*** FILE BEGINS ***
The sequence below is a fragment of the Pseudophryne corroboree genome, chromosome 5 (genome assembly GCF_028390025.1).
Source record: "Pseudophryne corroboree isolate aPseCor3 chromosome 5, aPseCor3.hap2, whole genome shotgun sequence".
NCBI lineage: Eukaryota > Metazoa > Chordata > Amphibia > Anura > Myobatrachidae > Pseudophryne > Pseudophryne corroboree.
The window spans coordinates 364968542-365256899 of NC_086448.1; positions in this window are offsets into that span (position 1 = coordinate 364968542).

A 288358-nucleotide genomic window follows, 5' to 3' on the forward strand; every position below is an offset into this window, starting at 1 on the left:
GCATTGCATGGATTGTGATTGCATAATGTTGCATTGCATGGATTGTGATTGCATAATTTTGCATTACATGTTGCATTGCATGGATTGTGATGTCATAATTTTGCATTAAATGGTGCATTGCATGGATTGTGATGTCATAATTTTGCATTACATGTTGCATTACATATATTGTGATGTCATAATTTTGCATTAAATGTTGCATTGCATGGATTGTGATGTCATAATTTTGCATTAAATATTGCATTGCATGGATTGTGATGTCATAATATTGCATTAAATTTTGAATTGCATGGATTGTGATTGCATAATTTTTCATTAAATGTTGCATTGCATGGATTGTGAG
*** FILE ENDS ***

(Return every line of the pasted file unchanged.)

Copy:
The sequence below is a fragment of the Pseudophryne corroboree genome, chromosome 5 (genome assembly GCF_028390025.1).
Source record: "Pseudophryne corroboree isolate aPseCor3 chromosome 5, aPseCor3.hap2, whole genome shotgun sequence".
NCBI lineage: Eukaryota > Metazoa > Chordata > Amphibia > Anura > Myobatrachidae > Pseudophryne > Pseudophryne corroboree.
The window spans coordinates 364968542-365256899 of NC_086448.1; positions in this window are offsets into that span (position 1 = coordinate 364968542).

A 288358-nucleotide genomic window follows, 5' to 3' on the forward strand; every position below is an offset into this window, starting at 1 on the left:
GCATTGCATGGATTGTGATTGCATAATGTTGCATTGCATGGATTGTGATTGCATAATTTTGCATTACATGTTGCATTGCATGGATTGTGATGTCATAATTTTGCATTAAATGGTGCATTGCATGGATTGTGATGTCATAATTTTGCATTACATGTTGCATTACATATATTGTGATGTCATAATTTTGCATTAAATGTTGCATTGCATGGATTGTGATGTCATAATTTTGCATTAAATATTGCATTGCATGGATTGTGATGTCATAATATTGCATTAAATTTTGAATTGCATGGATTGTGATTGCATAATTTTTCATTAAATGTTGCATTGCATGGATTGTGAG